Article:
WASHINGTON — Despite facing decades in prison for the fallout from his last round of lies about the 2020 election, Donald Trump is already claiming — again without any evidence — that the 2024 election will be stolen from him, too.
At one campaign event after another, the former president claims that Democrats are already scheming to steal the election from him, and that the only way to stop them is to win so overwhelmingly to make it impossible for them to get away with it.
“We have to stop them from cheating in elections, because if we don’t win this next election, 2024, I truly believe our country is doomed,” Trump said during a particularly dark campaign speech in Waco, Texas, in March.
“They rigged the 2020 election, and now they’re trying to do the same thing all over again by rigging the most important election in the history of our country, the 2024 election,” he said in a video released Aug. 30 from his country club in Bedminster, New Jersey.
And, in a new milestone, two of his well-regarded campaign advisers put out a statement under their own names repeating Trump’s baseless claim as the reason the party should essentially end the 2024 primary and declare the coup-attempting former president the winner.
“The Republican National Committee should immediately cancel the upcoming debate in Miami and end all future debates in order to refocus its manpower and money on preventing Democrats’ efforts to steal the 2024 election,” wrote Susie Wiles and Chris LaCivita, both Republican consultants with decades of experience working for a variety of mainstream candidates.
Neither Wiles nor LaCivita responded to HuffPost queries about their choice to repeat Trump’s baseless claim. Former colleagues from the GOP political world said it was yet another example of Trump dragging people down to his level.
“Prolonged exposure to Trump is injurious to intelligence and fatal to principles,” said Mac Stipanovich, a longtime Republican consultant in Florida. “It is like a disease. You are exposed to it, become infected and succumb to it. The people I know who I once thought well of who have now lost their minds are legion. It’s depressing.”
To those who worry that Trump’s January 6, 2021, coup attempt has already been normalised by the Republican Party and perhaps by the public at large, the fact that long-respected political operatives are pitching Trump’s election lies is another warning sign for American democracy.
“This is the next iteration of the big election lie,” said Amanda Carpenter, who once worked for Texas Republican Senator Ted Cruz and is now with the Protect Democracy research group.
Added Ruth Ben-Ghiat, a history professor and authoritarianism expert at New York University: “We have just been introduced to the talking point designed to create the circumstances for another ‘Stop the Steal’ when the time is right.”
A Long History Of Crying ‘Fraud’
Lying about elections, of course, is not at all new to Trump.
“I will remind you that he accused the Iowa caucus of being stolen,” said Oscar Brock, an RNC committee member from Tennessee, referring to the 2016 GOP primary. “If he doesn’t win, he just says it was stolen, it’s someone else’s fault.”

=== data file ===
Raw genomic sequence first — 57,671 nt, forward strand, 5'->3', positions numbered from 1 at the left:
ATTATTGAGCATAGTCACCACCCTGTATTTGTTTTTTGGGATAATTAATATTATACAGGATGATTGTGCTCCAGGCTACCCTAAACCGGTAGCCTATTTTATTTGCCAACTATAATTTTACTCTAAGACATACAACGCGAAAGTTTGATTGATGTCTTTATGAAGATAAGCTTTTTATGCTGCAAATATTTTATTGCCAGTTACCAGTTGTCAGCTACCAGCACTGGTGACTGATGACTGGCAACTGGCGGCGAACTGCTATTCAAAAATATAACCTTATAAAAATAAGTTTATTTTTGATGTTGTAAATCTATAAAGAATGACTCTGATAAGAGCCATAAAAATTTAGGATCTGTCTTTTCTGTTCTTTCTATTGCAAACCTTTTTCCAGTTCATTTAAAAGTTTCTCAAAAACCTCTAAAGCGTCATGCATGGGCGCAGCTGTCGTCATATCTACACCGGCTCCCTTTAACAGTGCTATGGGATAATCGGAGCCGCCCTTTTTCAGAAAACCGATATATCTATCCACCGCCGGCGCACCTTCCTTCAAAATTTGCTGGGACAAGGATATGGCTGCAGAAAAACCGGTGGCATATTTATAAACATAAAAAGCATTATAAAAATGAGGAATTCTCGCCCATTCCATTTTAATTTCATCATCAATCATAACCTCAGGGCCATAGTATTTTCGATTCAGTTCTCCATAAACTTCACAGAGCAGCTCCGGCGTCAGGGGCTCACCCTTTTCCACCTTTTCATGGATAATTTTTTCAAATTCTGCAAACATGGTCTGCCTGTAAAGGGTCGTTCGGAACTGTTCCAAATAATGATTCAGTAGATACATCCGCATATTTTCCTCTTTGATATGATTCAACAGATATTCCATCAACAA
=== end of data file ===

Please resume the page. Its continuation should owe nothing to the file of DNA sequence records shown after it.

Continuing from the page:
In that very first electoral contest of his life, the former real estate developer and television game show host lost to Cruz — and the very next morning began claiming that the election had somehow been taken from him.
“Ted Cruz didn’t win Iowa, he illegally stole it. That is why all of the polls were so wrong any [sic] why he got more votes than anticipated. Bad!” Trump posted to Twitter, followed shortly by a demand for a do-over. “Based on the fraud committed by Senator Ted Cruz during the Iowa Caucus, either a new election should take place or Cruz results nullified.”
Then, after he secured the Republican nomination in 2016, he told supporters at his rallies that Democrats were working to rig the election against him. “I’m afraid the election is going to be rigged,” he said at a rally in Ohio. “The only way we can lose, in my opinion…is if cheating goes on,” he said days later in Pennsylvania.
Winning that election, though, did not end Trump’s lying about it. It bothered him that Democratic nominee Hillary Clinton had received nearly 3 million more votes nationally than he had, and he began claiming it was only because undocumented immigrants had illegally cast ballots for her, some of them multiple times.
In one version of this theory, the illegal voters had fooled election workers by going out to their cars to change shirts and hats before going back into the precinct to fill out another ballot. Trump created a commission to look into all the illegal voting; it was disbanded less than eight months later without issuing a report.
But as Trump’s re-election attempt geared up in 2020, so did the lying about it being “stolen.”
At first, it was related to the arrival of COVID, with elections officials of both parties in states all over the country expanding mail voting as a way to limit transmission of the disease. Even though Republicans had pioneered absentee ballot programs decades earlier to great advantage, Trump began claiming — without any evidence — that it was being done to encourage fraud to defeat him.